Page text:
In Saturday night's tight Game 3, people kept watching for the shaggy-bearded Napoli to emerge from the dugout, but he never did.
Red Sox manager John Farrell, doing his best to hang with the St. Louis Cardinals and all their National League strategy, went to three pinch hitters, but nary a Napoli — Will Middlebrooks, Mike Carp and Jonny Gomes instead.
The best chance Farrell had to use Napoli was in the top of the ninth inning with rookie pitcher Brandon Workman coming to bat. Workman had never hit at the big-league level. The top of Boston's lineup was coming up. The game was tied 4-4. The Red Sox needed something.
Napoli didn't come out. Workman, facing Cardinals closer Trevor Rosenthal, struck out on three pitches, the final one popping at 98 mph.
"Like I said, in hindsight, having Workman hit against Rosenthal was a mismatch, I recognize it, but we needed more than one inning out of Workman."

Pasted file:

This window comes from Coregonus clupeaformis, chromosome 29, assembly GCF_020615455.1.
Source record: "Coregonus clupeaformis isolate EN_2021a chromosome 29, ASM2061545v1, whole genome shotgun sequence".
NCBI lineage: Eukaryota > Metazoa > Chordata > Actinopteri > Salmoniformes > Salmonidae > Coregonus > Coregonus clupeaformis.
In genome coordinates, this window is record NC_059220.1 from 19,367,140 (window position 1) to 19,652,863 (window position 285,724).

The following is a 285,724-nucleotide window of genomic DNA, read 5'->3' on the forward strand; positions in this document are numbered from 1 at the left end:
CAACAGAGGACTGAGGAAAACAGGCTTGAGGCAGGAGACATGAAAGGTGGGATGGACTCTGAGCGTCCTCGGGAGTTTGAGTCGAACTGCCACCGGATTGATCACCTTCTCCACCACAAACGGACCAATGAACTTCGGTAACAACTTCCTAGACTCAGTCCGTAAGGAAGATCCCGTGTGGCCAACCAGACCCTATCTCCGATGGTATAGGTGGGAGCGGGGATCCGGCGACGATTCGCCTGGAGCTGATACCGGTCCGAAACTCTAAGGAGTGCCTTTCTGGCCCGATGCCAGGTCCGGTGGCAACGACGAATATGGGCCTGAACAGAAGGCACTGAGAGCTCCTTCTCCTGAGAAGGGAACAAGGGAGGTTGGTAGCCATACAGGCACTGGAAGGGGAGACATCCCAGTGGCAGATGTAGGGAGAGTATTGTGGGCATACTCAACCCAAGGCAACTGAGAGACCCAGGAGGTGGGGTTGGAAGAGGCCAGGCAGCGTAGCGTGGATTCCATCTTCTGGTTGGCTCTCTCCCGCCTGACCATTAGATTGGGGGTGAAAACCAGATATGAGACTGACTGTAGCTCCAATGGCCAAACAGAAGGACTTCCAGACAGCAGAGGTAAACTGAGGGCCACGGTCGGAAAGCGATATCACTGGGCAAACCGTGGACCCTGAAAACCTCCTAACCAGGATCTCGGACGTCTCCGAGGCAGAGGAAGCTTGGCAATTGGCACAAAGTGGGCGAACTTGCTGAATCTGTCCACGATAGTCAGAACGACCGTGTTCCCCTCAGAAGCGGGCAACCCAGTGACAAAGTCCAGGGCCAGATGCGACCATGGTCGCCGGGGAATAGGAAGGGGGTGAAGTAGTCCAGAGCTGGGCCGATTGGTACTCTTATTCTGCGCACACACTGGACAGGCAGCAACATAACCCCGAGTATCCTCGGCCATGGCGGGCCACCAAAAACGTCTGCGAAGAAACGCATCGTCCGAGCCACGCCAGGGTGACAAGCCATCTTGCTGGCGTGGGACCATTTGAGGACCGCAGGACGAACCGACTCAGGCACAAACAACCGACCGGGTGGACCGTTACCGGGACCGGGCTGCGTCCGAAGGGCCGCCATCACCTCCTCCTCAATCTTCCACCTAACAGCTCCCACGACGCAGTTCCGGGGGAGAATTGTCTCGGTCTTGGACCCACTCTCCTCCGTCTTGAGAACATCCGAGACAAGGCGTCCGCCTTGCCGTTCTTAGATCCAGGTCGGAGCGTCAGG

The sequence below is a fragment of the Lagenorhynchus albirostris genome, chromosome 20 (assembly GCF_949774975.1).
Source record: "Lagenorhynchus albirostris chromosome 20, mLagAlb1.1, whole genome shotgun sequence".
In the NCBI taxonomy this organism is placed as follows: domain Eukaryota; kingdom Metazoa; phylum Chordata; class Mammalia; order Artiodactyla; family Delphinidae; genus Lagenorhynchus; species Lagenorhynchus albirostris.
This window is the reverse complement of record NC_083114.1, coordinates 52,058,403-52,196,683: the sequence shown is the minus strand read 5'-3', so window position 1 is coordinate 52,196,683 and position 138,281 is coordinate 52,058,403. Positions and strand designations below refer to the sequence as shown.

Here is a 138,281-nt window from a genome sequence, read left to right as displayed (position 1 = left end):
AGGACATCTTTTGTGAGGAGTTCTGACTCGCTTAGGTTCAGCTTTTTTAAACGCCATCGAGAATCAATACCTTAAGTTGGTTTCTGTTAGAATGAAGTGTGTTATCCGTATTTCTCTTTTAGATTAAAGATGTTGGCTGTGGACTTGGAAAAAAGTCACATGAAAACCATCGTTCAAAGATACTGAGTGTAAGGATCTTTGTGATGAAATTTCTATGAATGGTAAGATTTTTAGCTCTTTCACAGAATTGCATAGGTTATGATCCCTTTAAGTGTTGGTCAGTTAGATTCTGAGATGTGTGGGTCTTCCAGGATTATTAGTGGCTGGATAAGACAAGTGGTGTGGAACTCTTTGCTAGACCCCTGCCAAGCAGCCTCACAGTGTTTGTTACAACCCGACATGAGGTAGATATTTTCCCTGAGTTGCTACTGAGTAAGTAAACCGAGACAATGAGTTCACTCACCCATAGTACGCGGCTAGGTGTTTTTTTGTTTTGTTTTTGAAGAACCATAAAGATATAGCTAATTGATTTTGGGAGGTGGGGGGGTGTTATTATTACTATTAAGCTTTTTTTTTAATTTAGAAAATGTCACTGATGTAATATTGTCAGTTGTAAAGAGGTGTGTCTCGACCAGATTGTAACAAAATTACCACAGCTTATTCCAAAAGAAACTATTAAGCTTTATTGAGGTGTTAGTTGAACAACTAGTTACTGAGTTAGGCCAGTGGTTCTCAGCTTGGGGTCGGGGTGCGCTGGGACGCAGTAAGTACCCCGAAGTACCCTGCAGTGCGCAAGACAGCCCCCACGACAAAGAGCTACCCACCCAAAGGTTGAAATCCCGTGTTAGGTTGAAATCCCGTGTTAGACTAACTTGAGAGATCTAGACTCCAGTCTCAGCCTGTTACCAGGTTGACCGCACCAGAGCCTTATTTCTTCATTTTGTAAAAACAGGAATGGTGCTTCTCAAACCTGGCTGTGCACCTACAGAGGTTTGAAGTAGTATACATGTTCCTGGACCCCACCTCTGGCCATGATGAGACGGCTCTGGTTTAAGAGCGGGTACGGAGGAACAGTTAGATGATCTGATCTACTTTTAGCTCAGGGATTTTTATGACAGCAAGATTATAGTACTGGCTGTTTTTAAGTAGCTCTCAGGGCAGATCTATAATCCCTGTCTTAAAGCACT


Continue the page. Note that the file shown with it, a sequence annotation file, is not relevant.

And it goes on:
Hard to say whether Napoli would have had different results against Rosenthal — he's struck out five of six batter he's faced in the World Series — but Napoli certainly would have given the Red Sox a better chance at creating some offense than a pitcher batting for the first time. And it would have been a more definite use of their pinch-hitting weapon than hoping for extra innings.
Here's a managerial move to ponder moving forward: Napoli took grounders at third base during Saturday's pregame workouts. In a get-Napoli-in-at-all-costs situation, he may see action there.
That situation, however, was not Saturday night.
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- Sports & Recreation
- Boston Red Sox
- John Farrell
- Brandon Workman
- Mike Carp